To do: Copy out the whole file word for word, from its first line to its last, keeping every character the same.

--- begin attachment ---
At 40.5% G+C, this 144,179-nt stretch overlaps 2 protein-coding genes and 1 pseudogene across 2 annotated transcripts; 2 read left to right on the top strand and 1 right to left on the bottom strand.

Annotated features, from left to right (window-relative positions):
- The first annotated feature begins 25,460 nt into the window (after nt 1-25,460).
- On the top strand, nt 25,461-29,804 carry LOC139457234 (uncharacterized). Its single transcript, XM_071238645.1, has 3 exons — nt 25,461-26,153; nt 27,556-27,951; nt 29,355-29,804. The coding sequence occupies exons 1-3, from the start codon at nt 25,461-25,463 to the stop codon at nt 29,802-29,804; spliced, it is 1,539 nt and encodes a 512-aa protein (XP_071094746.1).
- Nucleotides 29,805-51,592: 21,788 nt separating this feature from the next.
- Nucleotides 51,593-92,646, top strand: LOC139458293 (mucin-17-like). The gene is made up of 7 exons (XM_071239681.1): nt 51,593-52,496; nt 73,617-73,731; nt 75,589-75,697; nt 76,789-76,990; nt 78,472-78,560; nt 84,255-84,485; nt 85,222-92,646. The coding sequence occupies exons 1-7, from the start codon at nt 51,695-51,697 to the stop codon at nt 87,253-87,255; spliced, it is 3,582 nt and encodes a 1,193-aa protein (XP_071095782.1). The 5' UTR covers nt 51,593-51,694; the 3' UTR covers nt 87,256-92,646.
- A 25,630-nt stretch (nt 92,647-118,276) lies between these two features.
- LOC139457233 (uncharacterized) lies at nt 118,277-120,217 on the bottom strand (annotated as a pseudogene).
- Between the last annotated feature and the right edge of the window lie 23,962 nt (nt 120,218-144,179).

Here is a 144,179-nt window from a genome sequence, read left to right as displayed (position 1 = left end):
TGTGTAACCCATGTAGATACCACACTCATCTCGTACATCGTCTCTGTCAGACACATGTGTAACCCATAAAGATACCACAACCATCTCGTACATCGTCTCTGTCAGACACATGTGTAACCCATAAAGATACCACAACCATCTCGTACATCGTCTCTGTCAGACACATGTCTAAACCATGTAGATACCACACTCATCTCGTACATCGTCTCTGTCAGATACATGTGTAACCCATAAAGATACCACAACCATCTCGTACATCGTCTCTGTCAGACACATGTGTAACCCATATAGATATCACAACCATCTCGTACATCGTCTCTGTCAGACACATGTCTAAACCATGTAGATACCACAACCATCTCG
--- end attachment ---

At 40.5% G+C, this 144,179-nt stretch overlaps 2 protein-coding genes and 1 pseudogene across 2 annotated transcripts; 2 read left to right on the top strand and 1 right to left on the bottom strand.

Annotated features, from left to right (window-relative positions):
- The first annotated feature begins 25,460 nt into the window (after nt 1-25,460).
- On the top strand, nt 25,461-29,804 carry LOC139457234 (uncharacterized). Its single transcript, XM_071238645.1, has 3 exons — nt 25,461-26,153; nt 27,556-27,951; nt 29,355-29,804. The coding sequence occupies exons 1-3, from the start codon at nt 25,461-25,463 to the stop codon at nt 29,802-29,804; spliced, it is 1,539 nt and encodes a 512-aa protein (XP_071094746.1).
- Nucleotides 29,805-51,592: 21,788 nt separating this feature from the next.
- Nucleotides 51,593-92,646, top strand: LOC139458293 (mucin-17-like). The gene is made up of 7 exons (XM_071239681.1): nt 51,593-52,496; nt 73,617-73,731; nt 75,589-75,697; nt 76,789-76,990; nt 78,472-78,560; nt 84,255-84,485; nt 85,222-92,646. The coding sequence occupies exons 1-7, from the start codon at nt 51,695-51,697 to the stop codon at nt 87,253-87,255; spliced, it is 3,582 nt and encodes a 1,193-aa protein (XP_071095782.1). The 5' UTR covers nt 51,593-51,694; the 3' UTR covers nt 87,256-92,646.
- A 25,630-nt stretch (nt 92,647-118,276) lies between these two features.
- LOC139457233 (uncharacterized) lies at nt 118,277-120,217 on the bottom strand (annotated as a pseudogene).
- Between the last annotated feature and the right edge of the window lie 23,962 nt (nt 120,218-144,179).

Here is a 144,179-nt window from a genome sequence, read left to right as displayed (position 1 = left end):
TGTGTAACCCATGTAGATACCACACTCATCTCGTACATCGTCTCTGTCAGACACATGTGTAACCCATAAAGATACCACAACCATCTCGTACATCGTCTCTGTCAGACACATGTGTAACCCATAAAGATACCACAACCATCTCGTACATCGTCTCTGTCAGACACATGTCTAAACCATGTAGATACCACACTCATCTCGTACATCGTCTCTGTCAGATACATGTGTAACCCATAAAGATACCACAACCATCTCGTACATCGTCTCTGTCAGACACATGTGTAACCCATATAGATATCACAACCATCTCGTACATCGTCTCTGTCAGACACATGTCTAAACCATGTAGATACCACAACCATCTCG